Furthermore, John’s test requires believing in the true deity and humanity of Jesus. “Has come” implies His preexistence as the eternal Son of God. Jesus stated His own preexistence when He told the Jews, “Before Abraham was born, I am” (John 8:58). Or, as John begins his gospel (John 1:1), “In the beginning was the Word, and the Word was with God, and the Word was God.”

When John states (1 John 4:2) that “Jesus Christ has come in the flesh,” he is referring not only to His true deity, but also to His true humanity. The Docetists taught that matter is evil; thus Jesus was only a spirit-being who seemed to be a real man. The Cerenthian Gnostics, whom John was probably combating, taught that Jesus was a mere man, but that “the Christ,” a divine emanation, came upon Him at His baptism, but left just before His crucifixion. John’s test refutes both of these heresies. Jesus is the Christ (the Anointed One, or Messiah) who was conceived supernaturally by the Holy Spirit in the womb of the virgin Mary. He had a human body, although apart from sin.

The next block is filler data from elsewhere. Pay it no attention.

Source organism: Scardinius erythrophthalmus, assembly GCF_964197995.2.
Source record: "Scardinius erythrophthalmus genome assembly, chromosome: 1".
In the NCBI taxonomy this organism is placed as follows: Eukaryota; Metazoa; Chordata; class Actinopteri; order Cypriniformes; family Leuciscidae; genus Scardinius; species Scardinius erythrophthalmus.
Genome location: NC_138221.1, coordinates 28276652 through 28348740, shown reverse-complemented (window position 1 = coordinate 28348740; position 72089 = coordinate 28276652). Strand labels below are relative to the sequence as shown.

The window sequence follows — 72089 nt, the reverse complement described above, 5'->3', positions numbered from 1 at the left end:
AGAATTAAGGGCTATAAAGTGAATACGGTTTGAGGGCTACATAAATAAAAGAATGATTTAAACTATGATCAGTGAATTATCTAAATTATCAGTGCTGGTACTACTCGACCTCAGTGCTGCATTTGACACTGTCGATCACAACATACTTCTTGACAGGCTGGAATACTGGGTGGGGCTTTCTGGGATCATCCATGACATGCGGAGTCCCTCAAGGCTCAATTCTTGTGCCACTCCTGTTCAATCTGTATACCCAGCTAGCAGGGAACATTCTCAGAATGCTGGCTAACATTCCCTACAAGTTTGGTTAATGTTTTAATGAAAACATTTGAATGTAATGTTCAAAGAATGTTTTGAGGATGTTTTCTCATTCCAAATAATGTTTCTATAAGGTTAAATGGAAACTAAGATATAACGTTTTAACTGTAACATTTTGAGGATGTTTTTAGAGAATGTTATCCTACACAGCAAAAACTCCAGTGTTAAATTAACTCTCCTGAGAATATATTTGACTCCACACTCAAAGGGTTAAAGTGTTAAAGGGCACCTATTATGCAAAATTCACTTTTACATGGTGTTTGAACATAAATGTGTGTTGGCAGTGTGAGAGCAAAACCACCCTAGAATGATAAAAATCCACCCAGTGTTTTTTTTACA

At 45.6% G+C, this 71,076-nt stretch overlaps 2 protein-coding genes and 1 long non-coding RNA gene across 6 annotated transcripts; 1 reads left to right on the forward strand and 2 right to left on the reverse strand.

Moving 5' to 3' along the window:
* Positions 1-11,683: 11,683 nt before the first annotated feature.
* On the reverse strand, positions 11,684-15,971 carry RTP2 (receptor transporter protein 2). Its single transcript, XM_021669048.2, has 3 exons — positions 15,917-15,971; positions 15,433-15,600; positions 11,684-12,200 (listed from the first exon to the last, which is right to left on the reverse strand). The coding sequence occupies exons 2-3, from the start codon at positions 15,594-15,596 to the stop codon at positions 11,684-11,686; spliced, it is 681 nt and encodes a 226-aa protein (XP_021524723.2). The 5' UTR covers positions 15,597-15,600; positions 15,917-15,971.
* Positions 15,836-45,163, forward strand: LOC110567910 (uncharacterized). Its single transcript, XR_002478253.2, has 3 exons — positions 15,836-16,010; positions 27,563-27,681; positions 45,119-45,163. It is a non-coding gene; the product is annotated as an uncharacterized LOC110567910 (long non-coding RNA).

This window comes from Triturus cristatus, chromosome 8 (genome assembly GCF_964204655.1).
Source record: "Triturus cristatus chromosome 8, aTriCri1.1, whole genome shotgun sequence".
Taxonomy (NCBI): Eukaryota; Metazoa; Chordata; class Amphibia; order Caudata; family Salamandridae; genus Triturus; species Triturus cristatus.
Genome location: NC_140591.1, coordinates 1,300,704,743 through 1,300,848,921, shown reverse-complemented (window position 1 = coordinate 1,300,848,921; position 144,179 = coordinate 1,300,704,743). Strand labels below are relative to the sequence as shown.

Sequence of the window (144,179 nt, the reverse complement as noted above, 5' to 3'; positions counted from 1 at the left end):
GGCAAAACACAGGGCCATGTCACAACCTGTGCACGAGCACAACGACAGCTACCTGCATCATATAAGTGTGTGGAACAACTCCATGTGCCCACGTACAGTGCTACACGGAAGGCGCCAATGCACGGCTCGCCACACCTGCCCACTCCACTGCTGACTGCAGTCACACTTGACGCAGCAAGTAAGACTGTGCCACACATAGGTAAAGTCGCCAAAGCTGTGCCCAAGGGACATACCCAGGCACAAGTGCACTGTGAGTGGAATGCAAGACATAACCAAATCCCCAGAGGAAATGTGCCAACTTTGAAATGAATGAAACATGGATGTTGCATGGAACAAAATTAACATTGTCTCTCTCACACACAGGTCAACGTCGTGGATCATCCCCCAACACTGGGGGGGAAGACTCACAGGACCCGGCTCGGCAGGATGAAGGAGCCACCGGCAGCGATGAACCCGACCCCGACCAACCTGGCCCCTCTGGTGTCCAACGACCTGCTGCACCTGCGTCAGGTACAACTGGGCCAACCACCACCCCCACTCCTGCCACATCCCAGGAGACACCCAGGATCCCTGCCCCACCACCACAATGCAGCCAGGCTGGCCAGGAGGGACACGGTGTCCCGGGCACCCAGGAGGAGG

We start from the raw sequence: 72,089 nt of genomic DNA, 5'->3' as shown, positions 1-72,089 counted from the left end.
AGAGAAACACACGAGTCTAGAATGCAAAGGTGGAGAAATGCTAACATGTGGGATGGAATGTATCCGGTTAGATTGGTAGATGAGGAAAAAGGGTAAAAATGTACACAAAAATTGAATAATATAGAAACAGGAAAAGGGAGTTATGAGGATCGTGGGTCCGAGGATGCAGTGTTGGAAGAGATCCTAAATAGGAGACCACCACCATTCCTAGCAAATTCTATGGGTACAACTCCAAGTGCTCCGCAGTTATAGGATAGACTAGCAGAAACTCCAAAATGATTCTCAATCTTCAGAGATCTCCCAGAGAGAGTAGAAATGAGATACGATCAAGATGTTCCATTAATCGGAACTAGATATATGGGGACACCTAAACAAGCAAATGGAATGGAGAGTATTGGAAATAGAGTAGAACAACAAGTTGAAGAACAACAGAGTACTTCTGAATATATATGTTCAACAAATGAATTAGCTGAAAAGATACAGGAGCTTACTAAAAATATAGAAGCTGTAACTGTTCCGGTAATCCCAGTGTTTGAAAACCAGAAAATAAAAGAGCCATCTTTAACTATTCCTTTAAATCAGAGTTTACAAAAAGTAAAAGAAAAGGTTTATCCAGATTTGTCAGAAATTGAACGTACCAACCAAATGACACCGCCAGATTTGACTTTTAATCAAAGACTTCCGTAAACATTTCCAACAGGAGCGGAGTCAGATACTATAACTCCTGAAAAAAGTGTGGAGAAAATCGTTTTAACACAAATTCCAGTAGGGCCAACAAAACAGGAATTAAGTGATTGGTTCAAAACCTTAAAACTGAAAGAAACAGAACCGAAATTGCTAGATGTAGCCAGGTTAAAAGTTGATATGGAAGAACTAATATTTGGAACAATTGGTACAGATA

To deny that Jesus is true God and at the same time true man is to deny the Christian faith. To deny either Jesus’ deity or His humanity is to deny that He is our Savior. If He were not God, He would have been a sinner and His death on the cross could not have atoned for anything beyond His own sins. If He were not man, He could not have assumed our sins on the cross (Heb. 2:14-17). Thus faith in Him to save from sin would be worthless. Thus any teaching that denies that Jesus is true God and true man, that as the second person of the trinity, Jesus took on human flesh in the incarnation, is a doctrine of demons. It is the spirit of antichrist.